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Study Estimates Cost Of The Iraq War Around Five Trillion Dollars

(GPA) – This week, researchers at Brown University published the results of a study that calculated just how much the United States’ wars in Iraq and Afghanistan had cost the country since 2001. The researchers estimate the price of US intervention and the war on terror to currently be around $3.7 trillion.

The researchers factored in a wide variety of costs, beyond just the initial spending for arms and occupation. The total projected price tag; which includes the original cost of the Iraq war, veterans health care, infrastructure investments, the training programs in occupied countries, programs for prevention/response to terrorism and even the interest on the money borrowed to cover all of this. The conclusion the team came to was that the war on terror would have cost around $4.8 billion as of 2017.

To put that much money into perspective; it will be around one-quarter of the United States’ national debt and this will be the most costly military endeavor since World War II. One significant difference between this conflict and previous US wars is that this one was paid for primarily on credit; a tactic not used since the revolutionary war when money was borrowed from the enemies of Britain.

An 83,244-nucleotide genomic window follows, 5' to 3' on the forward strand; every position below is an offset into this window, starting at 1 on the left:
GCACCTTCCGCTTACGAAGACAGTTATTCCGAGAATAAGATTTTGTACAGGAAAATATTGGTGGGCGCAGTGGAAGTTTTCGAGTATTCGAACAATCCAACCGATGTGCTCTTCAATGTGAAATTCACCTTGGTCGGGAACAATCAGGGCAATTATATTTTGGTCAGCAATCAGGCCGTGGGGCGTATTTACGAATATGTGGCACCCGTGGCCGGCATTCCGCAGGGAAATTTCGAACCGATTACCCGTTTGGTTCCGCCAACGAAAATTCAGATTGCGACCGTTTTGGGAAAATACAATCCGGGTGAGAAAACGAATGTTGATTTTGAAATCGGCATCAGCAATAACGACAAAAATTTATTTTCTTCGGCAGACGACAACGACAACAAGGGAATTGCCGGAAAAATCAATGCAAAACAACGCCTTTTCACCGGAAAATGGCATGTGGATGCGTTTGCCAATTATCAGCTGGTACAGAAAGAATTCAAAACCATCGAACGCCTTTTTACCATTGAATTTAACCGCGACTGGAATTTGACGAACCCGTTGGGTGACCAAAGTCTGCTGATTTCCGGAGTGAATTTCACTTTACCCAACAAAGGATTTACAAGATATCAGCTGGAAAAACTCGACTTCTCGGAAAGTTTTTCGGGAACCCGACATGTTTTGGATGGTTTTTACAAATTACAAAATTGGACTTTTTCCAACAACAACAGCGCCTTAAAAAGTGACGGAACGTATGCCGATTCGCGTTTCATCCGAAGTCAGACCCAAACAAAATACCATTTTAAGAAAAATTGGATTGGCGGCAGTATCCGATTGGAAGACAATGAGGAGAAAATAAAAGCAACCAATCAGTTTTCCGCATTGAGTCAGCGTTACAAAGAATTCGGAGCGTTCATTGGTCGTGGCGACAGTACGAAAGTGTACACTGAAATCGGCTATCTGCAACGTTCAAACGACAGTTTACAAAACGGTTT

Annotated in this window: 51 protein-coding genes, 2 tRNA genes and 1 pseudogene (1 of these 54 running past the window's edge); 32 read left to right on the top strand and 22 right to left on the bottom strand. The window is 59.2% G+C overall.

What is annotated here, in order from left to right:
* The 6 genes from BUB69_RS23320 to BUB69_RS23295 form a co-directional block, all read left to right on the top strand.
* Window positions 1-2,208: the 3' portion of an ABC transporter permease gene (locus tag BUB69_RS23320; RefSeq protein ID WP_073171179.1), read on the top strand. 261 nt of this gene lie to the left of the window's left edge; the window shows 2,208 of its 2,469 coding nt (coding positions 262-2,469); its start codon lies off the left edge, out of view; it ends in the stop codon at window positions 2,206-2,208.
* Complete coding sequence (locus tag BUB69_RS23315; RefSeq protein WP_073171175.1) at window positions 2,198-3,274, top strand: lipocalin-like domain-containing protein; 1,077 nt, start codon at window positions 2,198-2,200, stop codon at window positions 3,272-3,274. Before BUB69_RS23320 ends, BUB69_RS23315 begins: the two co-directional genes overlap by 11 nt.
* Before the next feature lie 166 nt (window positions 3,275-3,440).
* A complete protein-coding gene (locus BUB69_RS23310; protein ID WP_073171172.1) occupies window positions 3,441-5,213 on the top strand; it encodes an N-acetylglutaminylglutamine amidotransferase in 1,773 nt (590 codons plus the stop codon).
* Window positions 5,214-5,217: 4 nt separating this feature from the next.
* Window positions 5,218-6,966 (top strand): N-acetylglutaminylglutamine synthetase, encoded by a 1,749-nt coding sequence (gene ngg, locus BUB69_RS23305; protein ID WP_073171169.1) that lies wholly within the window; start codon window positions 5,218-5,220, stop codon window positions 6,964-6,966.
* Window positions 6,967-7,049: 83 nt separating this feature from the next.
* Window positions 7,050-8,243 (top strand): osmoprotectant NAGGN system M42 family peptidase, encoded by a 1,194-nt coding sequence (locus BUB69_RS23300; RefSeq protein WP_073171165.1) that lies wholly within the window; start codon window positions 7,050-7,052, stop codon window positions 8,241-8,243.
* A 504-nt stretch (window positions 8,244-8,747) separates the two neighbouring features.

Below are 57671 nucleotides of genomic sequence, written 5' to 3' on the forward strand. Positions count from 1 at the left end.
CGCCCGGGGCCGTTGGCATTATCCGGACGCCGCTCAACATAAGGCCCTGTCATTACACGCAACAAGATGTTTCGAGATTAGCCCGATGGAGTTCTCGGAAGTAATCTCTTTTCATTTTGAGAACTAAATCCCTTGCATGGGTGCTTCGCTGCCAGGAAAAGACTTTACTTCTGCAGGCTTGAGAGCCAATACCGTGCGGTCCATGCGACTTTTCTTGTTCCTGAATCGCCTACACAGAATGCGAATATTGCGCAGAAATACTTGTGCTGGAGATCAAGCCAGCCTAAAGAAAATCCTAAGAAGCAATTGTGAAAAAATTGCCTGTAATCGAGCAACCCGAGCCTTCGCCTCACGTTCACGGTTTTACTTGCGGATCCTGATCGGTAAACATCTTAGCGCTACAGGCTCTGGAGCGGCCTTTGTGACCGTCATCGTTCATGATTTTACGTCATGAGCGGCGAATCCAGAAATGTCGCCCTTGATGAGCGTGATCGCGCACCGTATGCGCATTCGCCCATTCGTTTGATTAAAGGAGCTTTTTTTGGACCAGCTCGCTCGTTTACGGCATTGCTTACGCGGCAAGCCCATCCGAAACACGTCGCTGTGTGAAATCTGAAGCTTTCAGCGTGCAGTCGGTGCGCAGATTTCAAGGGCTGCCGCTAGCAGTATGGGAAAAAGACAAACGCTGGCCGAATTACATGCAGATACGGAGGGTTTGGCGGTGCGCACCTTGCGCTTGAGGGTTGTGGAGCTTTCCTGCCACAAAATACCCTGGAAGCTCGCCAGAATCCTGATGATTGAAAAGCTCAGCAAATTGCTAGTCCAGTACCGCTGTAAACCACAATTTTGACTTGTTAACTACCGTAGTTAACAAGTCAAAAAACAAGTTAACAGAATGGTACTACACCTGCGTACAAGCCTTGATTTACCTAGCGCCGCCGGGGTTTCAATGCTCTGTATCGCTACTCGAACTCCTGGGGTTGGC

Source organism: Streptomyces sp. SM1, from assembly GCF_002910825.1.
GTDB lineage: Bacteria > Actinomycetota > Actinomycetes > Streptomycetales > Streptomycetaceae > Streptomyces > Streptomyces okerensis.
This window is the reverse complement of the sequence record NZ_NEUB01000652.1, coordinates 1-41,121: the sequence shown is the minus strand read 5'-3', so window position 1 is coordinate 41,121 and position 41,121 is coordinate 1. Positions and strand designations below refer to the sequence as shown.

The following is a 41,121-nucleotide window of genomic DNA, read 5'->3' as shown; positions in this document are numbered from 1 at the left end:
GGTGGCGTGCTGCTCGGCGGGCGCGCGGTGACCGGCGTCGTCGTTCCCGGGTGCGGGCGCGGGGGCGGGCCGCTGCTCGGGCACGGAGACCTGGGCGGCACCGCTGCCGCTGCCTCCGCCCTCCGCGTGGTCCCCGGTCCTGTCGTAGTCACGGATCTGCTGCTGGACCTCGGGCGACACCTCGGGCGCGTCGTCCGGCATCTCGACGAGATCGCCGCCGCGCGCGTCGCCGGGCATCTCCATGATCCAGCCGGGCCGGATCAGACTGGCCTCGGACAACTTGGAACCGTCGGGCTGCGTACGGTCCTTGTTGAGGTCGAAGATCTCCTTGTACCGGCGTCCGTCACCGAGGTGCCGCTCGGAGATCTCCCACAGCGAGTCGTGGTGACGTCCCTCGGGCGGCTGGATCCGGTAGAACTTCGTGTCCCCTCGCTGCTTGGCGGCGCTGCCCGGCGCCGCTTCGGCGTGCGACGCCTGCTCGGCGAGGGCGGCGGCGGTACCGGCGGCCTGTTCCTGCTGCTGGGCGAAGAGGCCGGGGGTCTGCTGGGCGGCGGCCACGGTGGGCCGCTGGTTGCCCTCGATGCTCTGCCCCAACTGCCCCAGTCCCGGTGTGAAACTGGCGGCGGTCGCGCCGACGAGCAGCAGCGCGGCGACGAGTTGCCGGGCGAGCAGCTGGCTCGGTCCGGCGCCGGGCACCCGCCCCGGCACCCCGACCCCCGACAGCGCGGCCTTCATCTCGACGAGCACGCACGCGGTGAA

The interest alone on the money borrowed for the war on terror has already added up to around $500 billion. Although, the Bush administration began the war with the surplus left over from the Clinton administration.

Image Credit: Flickr - Creative Commons - DVIDSHUB
Image Credit: Flickr – Creative Commons – DVIDSHUB

The surplus ran out around the same time that tax cuts passed for America’s wealthiest citizens. With the decreased revenue; more cuts were needed in domestic programs to keep financing the war. The final step was for the US government to begin purchasing treasury bonds.

The debts for the war on terror pretty much factor into the day to day operations of the US government. Financial experts now warn that this reckless spending will most likely impede future preparedness for real emergencies and that if spending stays on this course; the interest on the borrowed money could surpass the actual cost of operations.

The financial reality of the War on Terror is astonishing to those who pay attention and realize the cost of the Iraq war– and all wars– can’t be kicked down the road forever. Perhaps if US politicians had been honest about the price tag to begin with, the American people would’ve had a very different outlook on the longest conflict in our nation’s history. We may not be feeling the full effect of the extreme cost now, but when we do the American people may be as outraged as they should have been from the outset of our never ending war.